Madison Collaborative

Teaching Social Justice and Bioethics

Thu, 30 Mar 2017 3:30 PM - 4:30 PM

Festival, Allegheny Room

Scarce resource allocation problems such as the distribution of organs for transplantation are an excellent method for teaching ethical reasoning skills to undergraduate science and technology students. This lecture will describe a method for using liver allocation procedures as a class activity for teaching ethical principles such as social justice in an undergraduate bioethics course.

Despite our best efforts to encourage citizens to become organ donors, there are not enough livers available to meet the demand from patients awaiting liver transplants. Additionally, due to demographic differences between geographic regions, there are concerns that current OPTN/UNOS policies unfairly benefit some patients because of their location. As a result, in 2016 OPTN/UNOS proposed to modify the boundaries of its regions to create a more fair allocation of transplantable livers.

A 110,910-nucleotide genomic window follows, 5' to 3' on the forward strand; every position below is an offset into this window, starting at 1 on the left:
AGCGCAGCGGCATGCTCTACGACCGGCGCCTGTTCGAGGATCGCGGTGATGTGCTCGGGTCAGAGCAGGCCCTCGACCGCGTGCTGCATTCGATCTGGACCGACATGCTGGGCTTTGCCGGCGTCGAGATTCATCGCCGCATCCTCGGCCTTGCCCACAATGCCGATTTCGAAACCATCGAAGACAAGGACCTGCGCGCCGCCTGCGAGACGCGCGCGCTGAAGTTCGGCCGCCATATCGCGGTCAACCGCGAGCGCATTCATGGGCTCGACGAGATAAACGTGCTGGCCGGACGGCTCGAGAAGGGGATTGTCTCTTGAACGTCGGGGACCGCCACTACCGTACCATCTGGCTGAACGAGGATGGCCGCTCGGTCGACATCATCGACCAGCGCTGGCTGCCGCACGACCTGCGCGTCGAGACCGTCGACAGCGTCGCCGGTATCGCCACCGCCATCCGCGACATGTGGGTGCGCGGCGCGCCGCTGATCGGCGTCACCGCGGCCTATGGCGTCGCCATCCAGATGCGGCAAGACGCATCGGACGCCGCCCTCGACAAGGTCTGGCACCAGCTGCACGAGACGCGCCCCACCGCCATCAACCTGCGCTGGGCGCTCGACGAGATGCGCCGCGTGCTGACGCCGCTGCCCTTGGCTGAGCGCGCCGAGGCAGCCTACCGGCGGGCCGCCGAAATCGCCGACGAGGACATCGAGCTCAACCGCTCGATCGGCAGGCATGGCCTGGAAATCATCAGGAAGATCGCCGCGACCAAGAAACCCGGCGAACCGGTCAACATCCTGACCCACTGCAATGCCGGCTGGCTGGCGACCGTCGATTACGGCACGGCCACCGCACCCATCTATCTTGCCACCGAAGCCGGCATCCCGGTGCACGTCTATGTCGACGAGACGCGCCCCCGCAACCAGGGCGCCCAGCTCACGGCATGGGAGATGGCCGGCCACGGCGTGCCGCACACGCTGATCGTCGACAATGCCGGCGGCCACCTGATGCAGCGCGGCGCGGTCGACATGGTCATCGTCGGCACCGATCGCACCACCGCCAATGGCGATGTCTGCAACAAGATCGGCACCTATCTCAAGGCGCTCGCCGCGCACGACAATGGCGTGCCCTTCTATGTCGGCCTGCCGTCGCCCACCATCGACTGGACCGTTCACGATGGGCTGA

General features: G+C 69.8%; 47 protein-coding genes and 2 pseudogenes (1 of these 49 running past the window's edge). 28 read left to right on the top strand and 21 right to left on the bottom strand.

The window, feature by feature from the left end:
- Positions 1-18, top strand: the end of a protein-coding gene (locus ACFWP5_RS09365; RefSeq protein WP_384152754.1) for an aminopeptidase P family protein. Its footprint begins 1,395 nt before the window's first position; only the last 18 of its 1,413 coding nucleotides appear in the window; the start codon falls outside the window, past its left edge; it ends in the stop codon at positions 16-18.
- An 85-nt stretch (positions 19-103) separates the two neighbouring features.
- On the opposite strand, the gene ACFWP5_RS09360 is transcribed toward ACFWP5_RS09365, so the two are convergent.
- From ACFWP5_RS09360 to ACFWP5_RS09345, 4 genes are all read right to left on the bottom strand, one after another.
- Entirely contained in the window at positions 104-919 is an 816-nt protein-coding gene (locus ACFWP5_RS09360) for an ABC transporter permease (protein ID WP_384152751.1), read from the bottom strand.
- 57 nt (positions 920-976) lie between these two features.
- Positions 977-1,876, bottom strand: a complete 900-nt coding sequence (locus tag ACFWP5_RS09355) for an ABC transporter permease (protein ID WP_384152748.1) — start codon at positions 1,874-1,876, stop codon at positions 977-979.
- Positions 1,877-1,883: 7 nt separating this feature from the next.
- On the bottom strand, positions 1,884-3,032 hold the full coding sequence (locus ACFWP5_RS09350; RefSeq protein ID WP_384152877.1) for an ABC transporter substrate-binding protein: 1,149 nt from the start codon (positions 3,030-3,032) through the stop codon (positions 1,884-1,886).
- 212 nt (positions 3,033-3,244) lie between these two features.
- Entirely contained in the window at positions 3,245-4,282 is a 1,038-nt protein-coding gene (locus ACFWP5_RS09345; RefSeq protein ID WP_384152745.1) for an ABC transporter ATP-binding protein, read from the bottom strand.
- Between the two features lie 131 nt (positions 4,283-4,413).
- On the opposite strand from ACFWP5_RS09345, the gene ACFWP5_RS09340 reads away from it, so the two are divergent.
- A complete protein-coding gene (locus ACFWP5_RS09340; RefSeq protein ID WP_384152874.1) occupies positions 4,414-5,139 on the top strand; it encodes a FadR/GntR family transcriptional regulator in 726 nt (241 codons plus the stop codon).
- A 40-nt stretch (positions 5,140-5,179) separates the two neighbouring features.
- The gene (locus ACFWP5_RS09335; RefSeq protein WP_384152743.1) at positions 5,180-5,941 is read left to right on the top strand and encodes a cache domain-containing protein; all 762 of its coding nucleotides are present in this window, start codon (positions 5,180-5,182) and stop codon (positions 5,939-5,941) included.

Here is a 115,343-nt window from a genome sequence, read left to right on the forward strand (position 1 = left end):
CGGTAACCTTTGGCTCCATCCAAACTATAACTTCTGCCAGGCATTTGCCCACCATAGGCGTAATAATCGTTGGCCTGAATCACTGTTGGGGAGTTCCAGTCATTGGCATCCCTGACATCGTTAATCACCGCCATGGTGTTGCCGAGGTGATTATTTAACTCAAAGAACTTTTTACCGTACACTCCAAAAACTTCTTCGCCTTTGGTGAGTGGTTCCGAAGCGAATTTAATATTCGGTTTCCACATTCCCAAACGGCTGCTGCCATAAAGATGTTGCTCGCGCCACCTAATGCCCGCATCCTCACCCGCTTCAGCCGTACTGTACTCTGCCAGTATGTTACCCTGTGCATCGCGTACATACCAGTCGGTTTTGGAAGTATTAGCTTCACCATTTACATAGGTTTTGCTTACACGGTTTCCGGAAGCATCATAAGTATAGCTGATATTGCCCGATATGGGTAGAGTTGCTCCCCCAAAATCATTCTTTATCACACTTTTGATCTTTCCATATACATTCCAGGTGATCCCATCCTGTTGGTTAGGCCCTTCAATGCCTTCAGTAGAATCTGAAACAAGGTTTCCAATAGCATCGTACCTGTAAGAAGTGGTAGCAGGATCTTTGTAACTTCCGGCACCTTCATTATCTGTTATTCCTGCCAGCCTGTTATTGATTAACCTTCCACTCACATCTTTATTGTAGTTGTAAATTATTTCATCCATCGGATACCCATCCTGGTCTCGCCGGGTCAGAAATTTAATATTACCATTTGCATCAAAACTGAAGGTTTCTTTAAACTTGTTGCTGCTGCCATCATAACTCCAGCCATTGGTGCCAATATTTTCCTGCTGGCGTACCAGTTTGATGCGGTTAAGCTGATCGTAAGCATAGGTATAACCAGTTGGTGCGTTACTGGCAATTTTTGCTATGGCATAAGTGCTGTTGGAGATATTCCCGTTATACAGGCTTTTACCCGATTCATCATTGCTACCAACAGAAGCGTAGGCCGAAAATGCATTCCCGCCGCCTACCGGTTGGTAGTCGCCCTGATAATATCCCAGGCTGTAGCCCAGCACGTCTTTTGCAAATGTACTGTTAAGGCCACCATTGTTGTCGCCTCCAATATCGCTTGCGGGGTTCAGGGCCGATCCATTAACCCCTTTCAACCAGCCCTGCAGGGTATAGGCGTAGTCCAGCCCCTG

Dr. Amanda Biesecker and Prof. David McGraw think that this scenario presents an ideal opportunity for undergraduate students to reconsider the entire methodology for allocating livers for transplant. We have encouraged our students to evaluate the OPTN/UNOS rules using several theoretical techniques, including (1) the maximization of utility, (2) the equitable distribution based on principles of justice, (3) the respect for persons in light of fundamental human rights, and (4) an Aristotelean conception of an ideal society, particularly following Martha Nussbaum’s capabilities approach.

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